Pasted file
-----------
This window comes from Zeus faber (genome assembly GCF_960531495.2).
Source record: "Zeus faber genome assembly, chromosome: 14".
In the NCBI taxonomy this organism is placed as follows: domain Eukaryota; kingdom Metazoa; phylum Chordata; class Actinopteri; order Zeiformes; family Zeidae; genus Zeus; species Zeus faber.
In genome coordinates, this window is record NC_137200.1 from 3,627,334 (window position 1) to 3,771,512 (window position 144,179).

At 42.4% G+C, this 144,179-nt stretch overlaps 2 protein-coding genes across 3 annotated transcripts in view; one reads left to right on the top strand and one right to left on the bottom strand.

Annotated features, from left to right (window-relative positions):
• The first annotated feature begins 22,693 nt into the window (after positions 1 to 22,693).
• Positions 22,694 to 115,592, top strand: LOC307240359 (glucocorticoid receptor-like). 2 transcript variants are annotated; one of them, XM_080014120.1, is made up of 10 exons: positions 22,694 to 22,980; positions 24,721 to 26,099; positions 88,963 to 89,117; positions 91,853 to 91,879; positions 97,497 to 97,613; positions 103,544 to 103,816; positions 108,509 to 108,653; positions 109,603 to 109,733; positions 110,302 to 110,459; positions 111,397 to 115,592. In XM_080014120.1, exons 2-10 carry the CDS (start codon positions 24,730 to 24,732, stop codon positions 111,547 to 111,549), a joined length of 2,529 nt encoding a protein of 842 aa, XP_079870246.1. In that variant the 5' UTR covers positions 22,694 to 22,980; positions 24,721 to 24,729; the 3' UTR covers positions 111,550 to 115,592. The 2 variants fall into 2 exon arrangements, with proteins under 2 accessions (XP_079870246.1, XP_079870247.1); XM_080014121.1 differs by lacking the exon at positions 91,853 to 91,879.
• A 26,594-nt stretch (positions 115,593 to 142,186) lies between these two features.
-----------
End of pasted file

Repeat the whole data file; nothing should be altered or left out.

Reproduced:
This window comes from Zeus faber (genome assembly GCF_960531495.2).
Source record: "Zeus faber genome assembly, chromosome: 14".
In the NCBI taxonomy this organism is placed as follows: domain Eukaryota; kingdom Metazoa; phylum Chordata; class Actinopteri; order Zeiformes; family Zeidae; genus Zeus; species Zeus faber.
In genome coordinates, this window is record NC_137200.1 from 3,627,334 (window position 1) to 3,771,512 (window position 144,179).

At 42.4% G+C, this 144,179-nt stretch overlaps 2 protein-coding genes across 3 annotated transcripts in view; one reads left to right on the top strand and one right to left on the bottom strand.

Annotated features, from left to right (window-relative positions):
• The first annotated feature begins 22,693 nt into the window (after positions 1 to 22,693).
• Positions 22,694 to 115,592, top strand: LOC307240359 (glucocorticoid receptor-like). 2 transcript variants are annotated; one of them, XM_080014120.1, is made up of 10 exons: positions 22,694 to 22,980; positions 24,721 to 26,099; positions 88,963 to 89,117; positions 91,853 to 91,879; positions 97,497 to 97,613; positions 103,544 to 103,816; positions 108,509 to 108,653; positions 109,603 to 109,733; positions 110,302 to 110,459; positions 111,397 to 115,592. In XM_080014120.1, exons 2-10 carry the CDS (start codon positions 24,730 to 24,732, stop codon positions 111,547 to 111,549), a joined length of 2,529 nt encoding a protein of 842 aa, XP_079870246.1. In that variant the 5' UTR covers positions 22,694 to 22,980; positions 24,721 to 24,729; the 3' UTR covers positions 111,550 to 115,592. The 2 variants fall into 2 exon arrangements, with proteins under 2 accessions (XP_079870246.1, XP_079870247.1); XM_080014121.1 differs by lacking the exon at positions 91,853 to 91,879.
• A 26,594-nt stretch (positions 115,593 to 142,186) lies between these two features.